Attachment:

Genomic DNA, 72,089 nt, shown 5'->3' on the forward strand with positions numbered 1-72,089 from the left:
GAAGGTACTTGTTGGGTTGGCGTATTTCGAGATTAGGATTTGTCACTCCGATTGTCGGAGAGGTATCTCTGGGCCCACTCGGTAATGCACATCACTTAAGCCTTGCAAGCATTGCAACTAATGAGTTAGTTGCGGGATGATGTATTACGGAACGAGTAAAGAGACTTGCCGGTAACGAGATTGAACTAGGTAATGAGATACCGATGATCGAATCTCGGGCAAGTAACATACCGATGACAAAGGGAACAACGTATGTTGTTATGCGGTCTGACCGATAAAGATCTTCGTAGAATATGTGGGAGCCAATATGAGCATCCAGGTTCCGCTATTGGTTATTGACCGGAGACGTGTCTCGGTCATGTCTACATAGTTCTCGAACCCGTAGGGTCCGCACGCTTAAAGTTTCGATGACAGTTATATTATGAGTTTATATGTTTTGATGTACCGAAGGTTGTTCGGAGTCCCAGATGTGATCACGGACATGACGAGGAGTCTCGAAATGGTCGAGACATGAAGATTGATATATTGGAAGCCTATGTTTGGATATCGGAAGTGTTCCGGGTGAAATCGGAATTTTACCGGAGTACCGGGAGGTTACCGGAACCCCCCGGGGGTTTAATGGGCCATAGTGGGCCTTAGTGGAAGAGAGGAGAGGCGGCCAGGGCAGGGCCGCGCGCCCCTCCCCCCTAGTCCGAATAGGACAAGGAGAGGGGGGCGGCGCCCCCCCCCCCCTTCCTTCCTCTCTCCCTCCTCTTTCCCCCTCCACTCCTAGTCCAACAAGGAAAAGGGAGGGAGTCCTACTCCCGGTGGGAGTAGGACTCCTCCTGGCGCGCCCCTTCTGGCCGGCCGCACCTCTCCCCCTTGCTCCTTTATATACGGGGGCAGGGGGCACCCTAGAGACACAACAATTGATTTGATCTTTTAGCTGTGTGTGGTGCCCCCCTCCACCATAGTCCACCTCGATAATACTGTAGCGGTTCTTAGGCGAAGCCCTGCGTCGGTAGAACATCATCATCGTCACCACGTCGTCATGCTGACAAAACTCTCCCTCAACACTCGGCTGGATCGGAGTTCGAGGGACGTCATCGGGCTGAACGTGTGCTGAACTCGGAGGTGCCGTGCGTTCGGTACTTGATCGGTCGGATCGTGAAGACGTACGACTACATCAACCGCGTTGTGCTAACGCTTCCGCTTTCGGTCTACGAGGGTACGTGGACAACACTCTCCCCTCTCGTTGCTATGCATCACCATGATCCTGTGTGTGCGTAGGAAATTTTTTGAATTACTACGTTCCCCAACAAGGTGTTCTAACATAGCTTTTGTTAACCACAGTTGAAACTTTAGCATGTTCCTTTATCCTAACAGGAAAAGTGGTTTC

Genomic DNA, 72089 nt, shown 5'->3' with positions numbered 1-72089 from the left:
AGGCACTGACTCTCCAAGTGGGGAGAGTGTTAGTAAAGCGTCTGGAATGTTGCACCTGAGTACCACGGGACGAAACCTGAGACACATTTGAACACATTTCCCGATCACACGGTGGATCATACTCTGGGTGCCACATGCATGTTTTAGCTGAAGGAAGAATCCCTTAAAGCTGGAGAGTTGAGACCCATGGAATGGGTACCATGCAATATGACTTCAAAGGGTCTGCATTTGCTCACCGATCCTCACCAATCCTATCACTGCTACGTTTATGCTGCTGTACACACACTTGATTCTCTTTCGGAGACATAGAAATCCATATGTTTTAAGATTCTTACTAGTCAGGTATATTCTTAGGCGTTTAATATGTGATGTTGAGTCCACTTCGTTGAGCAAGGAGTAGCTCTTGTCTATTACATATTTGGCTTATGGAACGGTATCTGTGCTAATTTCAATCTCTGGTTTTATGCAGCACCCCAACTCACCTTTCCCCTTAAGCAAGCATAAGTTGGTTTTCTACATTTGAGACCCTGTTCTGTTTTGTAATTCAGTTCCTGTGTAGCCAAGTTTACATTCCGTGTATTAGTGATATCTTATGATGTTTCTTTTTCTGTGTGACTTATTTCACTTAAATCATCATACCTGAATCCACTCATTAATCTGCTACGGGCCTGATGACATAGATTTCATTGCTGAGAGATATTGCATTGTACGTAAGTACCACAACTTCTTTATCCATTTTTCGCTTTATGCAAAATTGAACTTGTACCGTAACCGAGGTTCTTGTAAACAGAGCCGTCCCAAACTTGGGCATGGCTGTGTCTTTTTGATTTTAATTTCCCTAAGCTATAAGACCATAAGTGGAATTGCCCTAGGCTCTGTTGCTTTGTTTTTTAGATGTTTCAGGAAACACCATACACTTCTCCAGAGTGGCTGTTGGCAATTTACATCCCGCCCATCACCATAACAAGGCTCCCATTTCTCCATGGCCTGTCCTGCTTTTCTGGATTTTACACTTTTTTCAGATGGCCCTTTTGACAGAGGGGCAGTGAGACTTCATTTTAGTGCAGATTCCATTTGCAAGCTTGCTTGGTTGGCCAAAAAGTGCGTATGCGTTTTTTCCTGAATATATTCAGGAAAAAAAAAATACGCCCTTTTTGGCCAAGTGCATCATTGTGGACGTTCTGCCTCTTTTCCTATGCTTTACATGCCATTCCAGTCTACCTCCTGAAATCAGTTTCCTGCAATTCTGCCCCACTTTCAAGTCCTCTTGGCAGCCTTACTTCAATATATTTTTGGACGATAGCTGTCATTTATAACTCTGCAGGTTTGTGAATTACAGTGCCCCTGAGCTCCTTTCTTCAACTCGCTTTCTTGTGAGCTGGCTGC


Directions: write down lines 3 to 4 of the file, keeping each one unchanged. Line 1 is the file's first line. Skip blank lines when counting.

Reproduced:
Genomic DNA, 72089 nt, shown 5'->3' with positions numbered 1-72089 from the left:
AGGCACTGACTCTCCAAGTGGGGAGAGTGTTAGTAAAGCGTCTGGAATGTTGCACCTGAGTACCACGGGACGAAACCTGAGACACATTTGAACACATTTCCCGATCACACGGTGGATCATACTCTGGGTGCCACATGCATGTTTTAGCTGAAGGAAGAATCCCTTAAAGCTGGAGAGTTGAGACCCATGGAATGGGTACCATGCAATATGACTTCAAAGGGTCTGCATTTGCTCACCGATCCTCACCAATCCTATCACTGCTACGTTTATGCTGCTGTACACACACTTGATTCTCTTTCGGAGACATAGAAATCCATATGTTTTAAGATTCTTACTAGTCAGGTATATTCTTAGGCGTTTAATATGTGATGTTGAGTCCACTTCGTTGAGCAAGGAGTAGCTCTTGTCTATTACATATTTGGCTTATGGAACGGTATCTGTGCTAATTTCAATCTCTGGTTTTATGCAGCACCCCAACTCACCTTTCCCCTTAAGCAAGCATAAGTTGGTTTTCTACATTTGAGACCCTGTTCTGTTTTGTAATTCAGTTCCTGTGTAGCCAAGTTTACATTCCGTGTATTAGTGATATCTTATGATGTTTCTTTTTCTGTGTGACTTATTTCACTTAAATCATCATACCTGAATCCACTCATTAATCTGCTACGGGCCTGATGACATAGATTTCATTGCTGAGAGATATTGCATTGTACGTAAGTACCACAACTTCTTTATCCATTTTTCGCTTTATGCAAAATTGAACTTGTACCGTAACCGAGGTTCTTGTAAACAGAGCCGTCCCAAACTTGGGCATGGCTGTGTCTTTTTGATTTTAATTTCCCTAAGCTATAAGACCATAAGTGGAATTGCCCTAGGCTCTGTTGCTTTGTTTTTTAGATGTTTCAGGAAACACCATACACTTCTCCAGAGTGGCTGTTGGCAATTTACATCCCGCCCATCACCATAACAAGGCTCCCATTTCTCCATGGCCTGTCCTGCTTTTCTGGATTTTACACTTTTTTCAGATGGCCCTTTTGACAGAGGGGCAGTGAGACTTCATTTTAGTGCAGATTCCATTTGCAAGCTTGCTTGGTTGGCCAAAAAGTGCGTATGCGTTTTTTCCTGAATATATTCAGGAAAAAAAAAATACGCCCTTTTTGGCCAAGTGCATCATTGTGGACGTTCTGCCTCTTTTCCTATGCTTTACATGCCATTCCAGTCTACCTCCTGAAATCAGTTTCCTGCAATTCTGCCCCACTTTCAAGTCCTCTTGGCAGCCTTACTTCAATATATTTTTGGACGATAGCTGTCATTTATAACTCTGCAGGTTTGTGAATTACAGTGCCCCTGAGCTCCTTTCTTCAACTCGCTTTCTTGTGAGCTGGCTGC